Sleigh Ride by Richard de Wolf
In Medieval times, warhorses wore crotals. Symbols of wealth and prestige, the single bells were made of silver or gold. Archaeologists have discovered crotals in England dating back to the time of the Roman Empire. Englanders viewed them as protection against evil and disease. Some believed the bells brought wealth and good fortune.
Through history, horse bells became regular ornaments for wagons or sleighs passing through the country for both sentimental and practical reasons. The ancient myths of the bells attracting good fortune increased their popularity, but their practicality warned pedestrians and other drivers on narrow roadways. Sleighs are more difficult to stop than wagons, and in some places the law mandated that all sleighs have bells.
In the early 1800’s a thriving sleigh bell industry sprung up in East Hampton, Connecticut. The popular bells produced there were sold throughout America. In Medford, Massachusetts, sleigh races became a fashionable winter entertainment. The spectacle of jingling bells and horses straining for speed over the snow inspired lively spectators and even betting.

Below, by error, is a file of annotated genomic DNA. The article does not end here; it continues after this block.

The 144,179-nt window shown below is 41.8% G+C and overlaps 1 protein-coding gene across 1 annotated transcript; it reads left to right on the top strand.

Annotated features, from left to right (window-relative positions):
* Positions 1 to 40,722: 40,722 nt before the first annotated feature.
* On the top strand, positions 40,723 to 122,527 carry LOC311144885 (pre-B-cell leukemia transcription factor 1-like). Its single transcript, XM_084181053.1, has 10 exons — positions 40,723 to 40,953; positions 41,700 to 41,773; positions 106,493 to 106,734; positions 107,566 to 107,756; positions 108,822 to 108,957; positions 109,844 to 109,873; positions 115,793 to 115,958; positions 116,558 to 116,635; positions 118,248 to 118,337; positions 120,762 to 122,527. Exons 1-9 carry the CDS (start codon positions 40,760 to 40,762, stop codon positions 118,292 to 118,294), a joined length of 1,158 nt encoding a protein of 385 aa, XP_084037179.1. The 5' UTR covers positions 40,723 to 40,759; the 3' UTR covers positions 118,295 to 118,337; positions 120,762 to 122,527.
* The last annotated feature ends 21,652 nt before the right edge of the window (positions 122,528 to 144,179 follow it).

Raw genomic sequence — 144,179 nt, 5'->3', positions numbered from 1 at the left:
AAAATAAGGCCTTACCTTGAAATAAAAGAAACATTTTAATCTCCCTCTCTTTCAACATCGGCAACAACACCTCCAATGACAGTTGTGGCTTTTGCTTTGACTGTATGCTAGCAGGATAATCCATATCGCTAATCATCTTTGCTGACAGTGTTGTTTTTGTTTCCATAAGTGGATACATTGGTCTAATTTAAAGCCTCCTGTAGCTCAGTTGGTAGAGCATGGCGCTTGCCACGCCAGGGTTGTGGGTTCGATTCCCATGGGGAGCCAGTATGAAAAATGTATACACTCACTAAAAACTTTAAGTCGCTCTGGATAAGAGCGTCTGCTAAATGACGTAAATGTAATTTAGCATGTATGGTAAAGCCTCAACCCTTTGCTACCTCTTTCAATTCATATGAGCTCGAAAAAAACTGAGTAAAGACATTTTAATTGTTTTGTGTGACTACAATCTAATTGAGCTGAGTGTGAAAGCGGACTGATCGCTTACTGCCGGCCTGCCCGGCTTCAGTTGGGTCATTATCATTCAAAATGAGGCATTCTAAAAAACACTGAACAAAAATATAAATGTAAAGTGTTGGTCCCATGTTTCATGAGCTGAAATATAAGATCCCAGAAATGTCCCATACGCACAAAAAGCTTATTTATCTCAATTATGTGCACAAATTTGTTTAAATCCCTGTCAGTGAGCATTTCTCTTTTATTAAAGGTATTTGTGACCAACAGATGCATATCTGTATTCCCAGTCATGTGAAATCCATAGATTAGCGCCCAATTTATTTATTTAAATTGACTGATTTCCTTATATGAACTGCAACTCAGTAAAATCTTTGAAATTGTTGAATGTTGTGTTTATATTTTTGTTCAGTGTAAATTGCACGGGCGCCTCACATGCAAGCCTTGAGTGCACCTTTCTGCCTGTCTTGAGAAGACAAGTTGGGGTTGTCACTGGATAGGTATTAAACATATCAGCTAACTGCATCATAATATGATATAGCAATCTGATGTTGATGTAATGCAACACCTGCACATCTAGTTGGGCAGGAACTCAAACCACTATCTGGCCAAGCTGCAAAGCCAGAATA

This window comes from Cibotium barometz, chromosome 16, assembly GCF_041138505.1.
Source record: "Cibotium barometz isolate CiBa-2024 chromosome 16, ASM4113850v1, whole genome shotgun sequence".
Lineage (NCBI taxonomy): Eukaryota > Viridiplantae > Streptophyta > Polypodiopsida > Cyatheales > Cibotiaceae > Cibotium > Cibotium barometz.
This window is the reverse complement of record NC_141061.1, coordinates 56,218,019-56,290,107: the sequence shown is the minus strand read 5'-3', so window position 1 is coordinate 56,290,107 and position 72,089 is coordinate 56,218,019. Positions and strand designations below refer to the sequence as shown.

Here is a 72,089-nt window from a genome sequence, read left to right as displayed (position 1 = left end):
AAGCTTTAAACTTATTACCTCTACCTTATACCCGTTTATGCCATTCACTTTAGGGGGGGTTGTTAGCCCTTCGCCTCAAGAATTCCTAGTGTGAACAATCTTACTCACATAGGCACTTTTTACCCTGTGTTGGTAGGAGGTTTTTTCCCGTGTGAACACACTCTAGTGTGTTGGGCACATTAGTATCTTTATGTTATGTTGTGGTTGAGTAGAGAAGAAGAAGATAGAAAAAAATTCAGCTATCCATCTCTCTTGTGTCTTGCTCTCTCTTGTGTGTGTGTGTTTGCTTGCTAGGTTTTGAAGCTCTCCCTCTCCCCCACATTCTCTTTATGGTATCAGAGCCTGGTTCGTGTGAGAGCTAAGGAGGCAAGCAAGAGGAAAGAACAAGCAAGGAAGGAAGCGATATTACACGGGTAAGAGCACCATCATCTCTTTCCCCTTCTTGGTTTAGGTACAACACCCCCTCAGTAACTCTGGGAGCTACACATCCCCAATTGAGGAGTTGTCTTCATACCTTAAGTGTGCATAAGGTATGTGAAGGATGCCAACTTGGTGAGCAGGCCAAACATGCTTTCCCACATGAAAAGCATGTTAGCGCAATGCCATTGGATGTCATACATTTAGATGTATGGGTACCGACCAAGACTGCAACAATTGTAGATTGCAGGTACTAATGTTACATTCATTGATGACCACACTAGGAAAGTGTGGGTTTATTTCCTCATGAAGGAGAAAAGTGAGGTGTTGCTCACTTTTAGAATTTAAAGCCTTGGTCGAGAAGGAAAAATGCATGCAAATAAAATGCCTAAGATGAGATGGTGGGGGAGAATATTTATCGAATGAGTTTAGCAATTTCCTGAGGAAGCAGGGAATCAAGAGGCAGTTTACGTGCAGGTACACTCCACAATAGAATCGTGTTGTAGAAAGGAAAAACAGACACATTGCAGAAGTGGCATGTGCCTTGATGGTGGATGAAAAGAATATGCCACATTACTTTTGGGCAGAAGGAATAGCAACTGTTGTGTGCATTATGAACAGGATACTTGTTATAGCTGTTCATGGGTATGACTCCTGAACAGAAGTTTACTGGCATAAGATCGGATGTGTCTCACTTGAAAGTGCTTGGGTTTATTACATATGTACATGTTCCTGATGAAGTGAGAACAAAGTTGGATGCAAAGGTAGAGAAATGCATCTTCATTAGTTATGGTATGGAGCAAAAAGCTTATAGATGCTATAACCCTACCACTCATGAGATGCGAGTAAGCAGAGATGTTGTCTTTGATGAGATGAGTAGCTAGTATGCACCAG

The races inspired a visitor from Savannah, Georgia, James Pierpont, who wrote the song we know as “Jingle Bells;” although, he titled it “One Horse Open Sleigh.” He first wrote the song in the early 1850’s, and it captured a spirit of seasonal joy with a hint of young love. After returning to Savannah and becoming a church choir director, he used the song in a Thanksgiving youth program. It was so well received that the song was performed again at Christmas and has since been associated with Christmastime. It was published in 1857.
Instantly popular, “Jingle Bells” is one of the most-loved Christmas songs in America. It has also been translated into many languages and is a popular winter song worldwide.
For more on Jingle Bells, read here.